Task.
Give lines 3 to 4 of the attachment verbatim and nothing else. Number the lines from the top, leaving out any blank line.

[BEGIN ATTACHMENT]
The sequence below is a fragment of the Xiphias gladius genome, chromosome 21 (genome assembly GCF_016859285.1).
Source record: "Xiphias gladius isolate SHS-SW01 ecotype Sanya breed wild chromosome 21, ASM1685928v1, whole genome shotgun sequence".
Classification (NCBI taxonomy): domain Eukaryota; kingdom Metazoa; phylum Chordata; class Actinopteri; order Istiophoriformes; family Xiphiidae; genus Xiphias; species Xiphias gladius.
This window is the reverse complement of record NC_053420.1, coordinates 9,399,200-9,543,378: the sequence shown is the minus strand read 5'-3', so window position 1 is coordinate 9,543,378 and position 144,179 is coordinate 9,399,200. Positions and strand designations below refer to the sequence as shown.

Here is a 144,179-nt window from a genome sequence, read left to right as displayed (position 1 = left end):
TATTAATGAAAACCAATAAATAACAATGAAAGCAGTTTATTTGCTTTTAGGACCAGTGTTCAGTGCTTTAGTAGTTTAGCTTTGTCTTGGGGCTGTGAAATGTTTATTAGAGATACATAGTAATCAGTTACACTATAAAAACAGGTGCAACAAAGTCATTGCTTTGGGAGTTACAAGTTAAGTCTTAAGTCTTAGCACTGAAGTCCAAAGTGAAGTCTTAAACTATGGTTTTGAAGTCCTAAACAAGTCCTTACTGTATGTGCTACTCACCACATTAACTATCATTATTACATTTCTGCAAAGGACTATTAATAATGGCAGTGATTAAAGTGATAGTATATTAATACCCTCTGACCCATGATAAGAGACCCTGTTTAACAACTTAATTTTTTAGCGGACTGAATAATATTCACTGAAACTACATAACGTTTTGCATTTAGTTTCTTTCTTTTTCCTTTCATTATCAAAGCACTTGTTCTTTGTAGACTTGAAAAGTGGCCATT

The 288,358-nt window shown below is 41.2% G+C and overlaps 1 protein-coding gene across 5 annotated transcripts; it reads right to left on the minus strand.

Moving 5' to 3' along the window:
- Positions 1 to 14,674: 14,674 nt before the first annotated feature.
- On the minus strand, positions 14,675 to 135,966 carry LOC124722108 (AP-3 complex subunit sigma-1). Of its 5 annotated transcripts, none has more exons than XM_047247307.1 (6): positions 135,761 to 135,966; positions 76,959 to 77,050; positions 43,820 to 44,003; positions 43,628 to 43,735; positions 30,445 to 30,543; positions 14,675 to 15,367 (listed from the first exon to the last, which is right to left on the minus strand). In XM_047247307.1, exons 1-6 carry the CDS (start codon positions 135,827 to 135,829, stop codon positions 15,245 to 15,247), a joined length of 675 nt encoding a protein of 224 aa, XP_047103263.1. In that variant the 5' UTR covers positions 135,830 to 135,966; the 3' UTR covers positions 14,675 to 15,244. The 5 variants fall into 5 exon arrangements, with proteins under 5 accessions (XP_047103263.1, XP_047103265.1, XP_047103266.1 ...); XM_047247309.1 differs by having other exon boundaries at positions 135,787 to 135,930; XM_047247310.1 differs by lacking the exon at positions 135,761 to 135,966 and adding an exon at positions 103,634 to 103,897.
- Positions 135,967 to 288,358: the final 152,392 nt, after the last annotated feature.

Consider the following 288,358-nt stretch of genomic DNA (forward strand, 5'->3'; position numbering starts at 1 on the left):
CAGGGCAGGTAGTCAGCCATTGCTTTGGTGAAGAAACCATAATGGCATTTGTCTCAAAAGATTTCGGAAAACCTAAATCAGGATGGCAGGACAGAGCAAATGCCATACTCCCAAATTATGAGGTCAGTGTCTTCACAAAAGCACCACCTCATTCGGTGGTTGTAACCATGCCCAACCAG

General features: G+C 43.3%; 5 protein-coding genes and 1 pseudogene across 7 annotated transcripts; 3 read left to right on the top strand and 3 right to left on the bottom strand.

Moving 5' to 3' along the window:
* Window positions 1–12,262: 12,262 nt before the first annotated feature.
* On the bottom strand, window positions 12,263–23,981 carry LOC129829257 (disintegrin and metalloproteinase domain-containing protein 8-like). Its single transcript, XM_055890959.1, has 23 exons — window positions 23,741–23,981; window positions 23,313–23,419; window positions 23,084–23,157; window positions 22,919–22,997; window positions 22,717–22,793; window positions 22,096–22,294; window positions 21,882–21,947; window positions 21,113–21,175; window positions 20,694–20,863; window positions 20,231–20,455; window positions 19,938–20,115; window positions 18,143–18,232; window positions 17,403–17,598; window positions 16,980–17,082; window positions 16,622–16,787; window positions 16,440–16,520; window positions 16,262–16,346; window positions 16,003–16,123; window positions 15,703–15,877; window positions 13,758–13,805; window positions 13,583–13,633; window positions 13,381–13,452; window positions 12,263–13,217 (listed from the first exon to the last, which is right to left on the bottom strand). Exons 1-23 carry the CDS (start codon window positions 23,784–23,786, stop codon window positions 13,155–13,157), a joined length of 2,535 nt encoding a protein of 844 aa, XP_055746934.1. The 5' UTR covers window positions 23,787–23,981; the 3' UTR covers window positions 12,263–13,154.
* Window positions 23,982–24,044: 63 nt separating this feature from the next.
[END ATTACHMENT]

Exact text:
Classification (NCBI taxonomy): domain Eukaryota; kingdom Metazoa; phylum Chordata; class Actinopteri; order Istiophoriformes; family Xiphiidae; genus Xiphias; species Xiphias gladius.
This window is the reverse complement of record NC_053420.1, coordinates 9,399,200-9,543,378: the sequence shown is the minus strand read 5'-3', so window position 1 is coordinate 9,543,378 and position 144,179 is coordinate 9,399,200. Positions and strand designations below refer to the sequence as shown.